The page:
of documents relating to intercourse with the insurrectionary districts will clearly show that no cotton is permitted to come through the rebel lines unless the rebel Government is secured a direct interest, and it is susceptible of proof that cotton belonging to that Government and sent to Mobile for exportation has, in consequence of the effective blockade there, been returned to the Mississippi River, and is now trying to find an outlet there. It seems, therefore, reasonable, first to regard all attempts to export cotton from points on the river not under surveillance as violations of the blockade as direct as any attempts to export it from Mobile or any other sea-port, and, second, to hold all such cotton legally and properly subject to capture.
In connection with these remarks, I am instructed to call your attention to the fact that military operations have frequently been embarrassed by persons passing beyond our lines at different points, by authority from commanders of gun-boats. The inclosed copy of General Dana's letter of the 16th ultimo illustrates this fact; and we have now in custody several persons awaiting trail under the fifty-seventh Article of War, who procured passes from one military post to another and were landed from a gun-boat at Bayou Sara, where they proceeded to Woodville, with information of important military movements; in fact, scarcely any military operations have taken place during the past three months, without timely information thereof having been conveyed to the rebels through such agents. With a view of securing that harmony in the exercise of naval and military authority so desirable and necessary, the commanding general suggests that an order be issued to commanders of gun-boats, forbidding all boats navigating the Mississippi River, and all persons on such boats, to land at any point, except at military posts, or when under the direct observation and protection of gun-boats. Special cases, authorized by paragraph 9 of General Orders, No. 33, are excepted, but permits should in all cases be approved by both naval and military commanders of the respective districts where the landing is to take place.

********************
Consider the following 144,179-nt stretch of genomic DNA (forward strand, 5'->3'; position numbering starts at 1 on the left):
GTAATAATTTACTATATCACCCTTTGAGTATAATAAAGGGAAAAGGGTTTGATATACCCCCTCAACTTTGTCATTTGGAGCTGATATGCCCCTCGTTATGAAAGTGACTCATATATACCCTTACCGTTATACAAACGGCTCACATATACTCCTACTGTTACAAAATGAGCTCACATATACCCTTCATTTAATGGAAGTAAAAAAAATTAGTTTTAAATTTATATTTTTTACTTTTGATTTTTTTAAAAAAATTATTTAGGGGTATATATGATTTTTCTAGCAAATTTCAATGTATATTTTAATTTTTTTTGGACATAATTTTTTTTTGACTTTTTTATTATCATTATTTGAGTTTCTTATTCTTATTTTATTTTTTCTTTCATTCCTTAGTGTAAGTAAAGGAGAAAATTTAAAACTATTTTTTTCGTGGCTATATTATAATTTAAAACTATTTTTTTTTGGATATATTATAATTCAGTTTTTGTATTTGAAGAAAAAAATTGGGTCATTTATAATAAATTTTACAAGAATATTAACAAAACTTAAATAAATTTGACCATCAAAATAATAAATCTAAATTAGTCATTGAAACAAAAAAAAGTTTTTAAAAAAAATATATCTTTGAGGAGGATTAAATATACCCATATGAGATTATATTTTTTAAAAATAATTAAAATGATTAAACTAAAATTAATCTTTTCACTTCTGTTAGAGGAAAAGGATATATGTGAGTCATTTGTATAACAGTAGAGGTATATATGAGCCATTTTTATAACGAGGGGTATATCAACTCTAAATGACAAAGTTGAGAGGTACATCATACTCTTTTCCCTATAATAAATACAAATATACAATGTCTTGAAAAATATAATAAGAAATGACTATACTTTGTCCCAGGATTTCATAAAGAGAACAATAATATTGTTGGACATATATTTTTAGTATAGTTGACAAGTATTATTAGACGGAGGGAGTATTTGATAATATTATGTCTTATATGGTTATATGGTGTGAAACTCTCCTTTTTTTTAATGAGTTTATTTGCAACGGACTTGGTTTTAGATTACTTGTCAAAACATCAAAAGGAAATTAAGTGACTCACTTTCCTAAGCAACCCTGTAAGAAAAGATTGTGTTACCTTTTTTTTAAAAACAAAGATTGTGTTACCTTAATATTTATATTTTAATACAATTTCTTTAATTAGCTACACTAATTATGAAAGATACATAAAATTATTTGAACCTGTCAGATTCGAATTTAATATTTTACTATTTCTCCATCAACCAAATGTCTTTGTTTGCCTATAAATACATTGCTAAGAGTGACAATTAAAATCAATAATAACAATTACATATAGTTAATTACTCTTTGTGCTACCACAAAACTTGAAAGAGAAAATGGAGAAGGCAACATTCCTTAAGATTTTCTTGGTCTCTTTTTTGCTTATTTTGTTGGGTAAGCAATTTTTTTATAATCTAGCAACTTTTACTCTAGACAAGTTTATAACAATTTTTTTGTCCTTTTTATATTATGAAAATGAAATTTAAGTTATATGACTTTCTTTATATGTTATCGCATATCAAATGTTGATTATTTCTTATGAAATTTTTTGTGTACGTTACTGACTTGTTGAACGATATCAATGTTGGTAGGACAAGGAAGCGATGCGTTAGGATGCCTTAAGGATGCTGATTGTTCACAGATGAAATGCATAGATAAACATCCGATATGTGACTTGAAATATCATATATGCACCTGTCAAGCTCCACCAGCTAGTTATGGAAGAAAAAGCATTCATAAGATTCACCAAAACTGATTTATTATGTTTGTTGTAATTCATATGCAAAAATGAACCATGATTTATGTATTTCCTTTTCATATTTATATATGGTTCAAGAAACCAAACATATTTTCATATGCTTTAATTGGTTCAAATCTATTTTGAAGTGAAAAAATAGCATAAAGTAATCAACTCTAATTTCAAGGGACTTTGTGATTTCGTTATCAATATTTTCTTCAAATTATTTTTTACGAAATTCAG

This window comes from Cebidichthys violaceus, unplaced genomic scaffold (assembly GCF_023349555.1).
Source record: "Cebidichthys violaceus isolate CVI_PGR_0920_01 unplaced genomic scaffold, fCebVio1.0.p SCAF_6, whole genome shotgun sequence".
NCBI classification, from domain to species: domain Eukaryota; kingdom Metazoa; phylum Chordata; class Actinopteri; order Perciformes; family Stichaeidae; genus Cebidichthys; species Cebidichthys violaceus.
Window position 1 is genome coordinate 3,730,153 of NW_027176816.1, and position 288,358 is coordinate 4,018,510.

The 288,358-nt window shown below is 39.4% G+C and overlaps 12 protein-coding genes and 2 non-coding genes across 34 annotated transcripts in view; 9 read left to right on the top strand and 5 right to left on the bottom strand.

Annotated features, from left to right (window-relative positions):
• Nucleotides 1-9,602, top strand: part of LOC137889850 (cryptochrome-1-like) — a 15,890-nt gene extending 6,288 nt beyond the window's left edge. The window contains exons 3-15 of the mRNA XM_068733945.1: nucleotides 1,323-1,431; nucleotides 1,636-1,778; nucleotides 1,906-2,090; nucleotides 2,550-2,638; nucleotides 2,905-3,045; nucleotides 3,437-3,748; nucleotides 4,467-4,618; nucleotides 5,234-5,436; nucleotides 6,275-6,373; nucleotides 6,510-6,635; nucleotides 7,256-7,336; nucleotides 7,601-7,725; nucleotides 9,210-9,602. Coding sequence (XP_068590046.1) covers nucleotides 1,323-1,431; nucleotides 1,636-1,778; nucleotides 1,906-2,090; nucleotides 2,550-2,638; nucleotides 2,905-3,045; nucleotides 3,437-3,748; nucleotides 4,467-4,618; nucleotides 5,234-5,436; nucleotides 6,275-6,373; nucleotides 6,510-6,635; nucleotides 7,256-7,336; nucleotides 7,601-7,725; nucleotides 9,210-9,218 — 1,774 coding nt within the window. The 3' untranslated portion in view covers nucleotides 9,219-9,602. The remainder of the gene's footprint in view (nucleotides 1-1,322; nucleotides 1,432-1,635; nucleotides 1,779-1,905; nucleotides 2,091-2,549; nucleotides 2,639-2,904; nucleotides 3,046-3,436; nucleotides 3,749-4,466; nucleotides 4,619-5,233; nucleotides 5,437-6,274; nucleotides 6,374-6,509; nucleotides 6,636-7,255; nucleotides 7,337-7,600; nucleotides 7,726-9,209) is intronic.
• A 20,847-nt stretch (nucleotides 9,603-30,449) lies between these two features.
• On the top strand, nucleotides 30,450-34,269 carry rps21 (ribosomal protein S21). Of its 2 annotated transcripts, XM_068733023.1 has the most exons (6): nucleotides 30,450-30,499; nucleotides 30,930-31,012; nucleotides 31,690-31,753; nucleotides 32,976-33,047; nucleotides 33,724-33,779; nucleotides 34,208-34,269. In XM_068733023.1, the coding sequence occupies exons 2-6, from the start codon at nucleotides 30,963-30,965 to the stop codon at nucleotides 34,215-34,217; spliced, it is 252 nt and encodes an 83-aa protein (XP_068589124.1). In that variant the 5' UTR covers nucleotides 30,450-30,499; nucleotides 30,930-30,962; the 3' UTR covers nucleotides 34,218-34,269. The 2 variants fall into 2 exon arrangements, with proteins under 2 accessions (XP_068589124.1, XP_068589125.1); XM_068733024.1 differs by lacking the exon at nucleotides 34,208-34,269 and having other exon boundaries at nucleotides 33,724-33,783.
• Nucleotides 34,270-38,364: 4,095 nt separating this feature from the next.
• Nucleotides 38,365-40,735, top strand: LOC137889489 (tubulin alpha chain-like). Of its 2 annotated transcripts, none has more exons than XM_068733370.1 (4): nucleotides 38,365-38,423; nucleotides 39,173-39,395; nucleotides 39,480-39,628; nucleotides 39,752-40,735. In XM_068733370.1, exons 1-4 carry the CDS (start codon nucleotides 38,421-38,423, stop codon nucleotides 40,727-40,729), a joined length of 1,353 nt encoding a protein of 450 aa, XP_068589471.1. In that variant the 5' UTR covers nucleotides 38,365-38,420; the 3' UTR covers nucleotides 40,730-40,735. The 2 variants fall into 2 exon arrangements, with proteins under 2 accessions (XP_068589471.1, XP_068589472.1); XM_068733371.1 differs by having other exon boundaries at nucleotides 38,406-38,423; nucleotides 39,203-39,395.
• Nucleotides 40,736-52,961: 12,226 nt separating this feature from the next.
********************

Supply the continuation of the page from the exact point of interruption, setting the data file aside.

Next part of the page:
I have the honor to be, very respectfully, your obedient servant,
C. T. CHRISTENSEN,
Lieutenant-Colonel and Assistant Adjutant-General.
HEADQUARTERS SIXTEENTH ARMY CORPS, Vicksburg, Miss., November 16, 1864.
Lieutenant Colonel C. T. CHRISTENSEN,
A. A. G., Hdqrs. Mil. Div. of West Miss., New Orleans, La.:
SIR: I think it proper to report to you of information reaching me of disloyal persons who fail to get passes from me to go without the lines of the District of Vicksburg, and of persons who do not apply to me, knowing they would refused, going occasionally to New Orleans and there procuring passes, on which they are transferred from steamers to gun-boats at mouth of Red River and at Bayou Sara, and from them are set ashore at their destination. Once landing, they can visit any part of the Confederacy behind my lines at pleasure. I am informed that a Mrs. White, who formerly kept a drug store in Vicksburg, whose house was a notorious resort and rendezvous of rebels and whose requests I have several times refused, visited Major General S. A. Hurlbut, commanding Department of the Gulf, at New Orleans, about 10th instant, and applied for a pass to land at Bayou Sara, for the purpose of going to Woodville to see her children. Woodville is within my district, and Fort Adams, also in my district, is its proper port. I had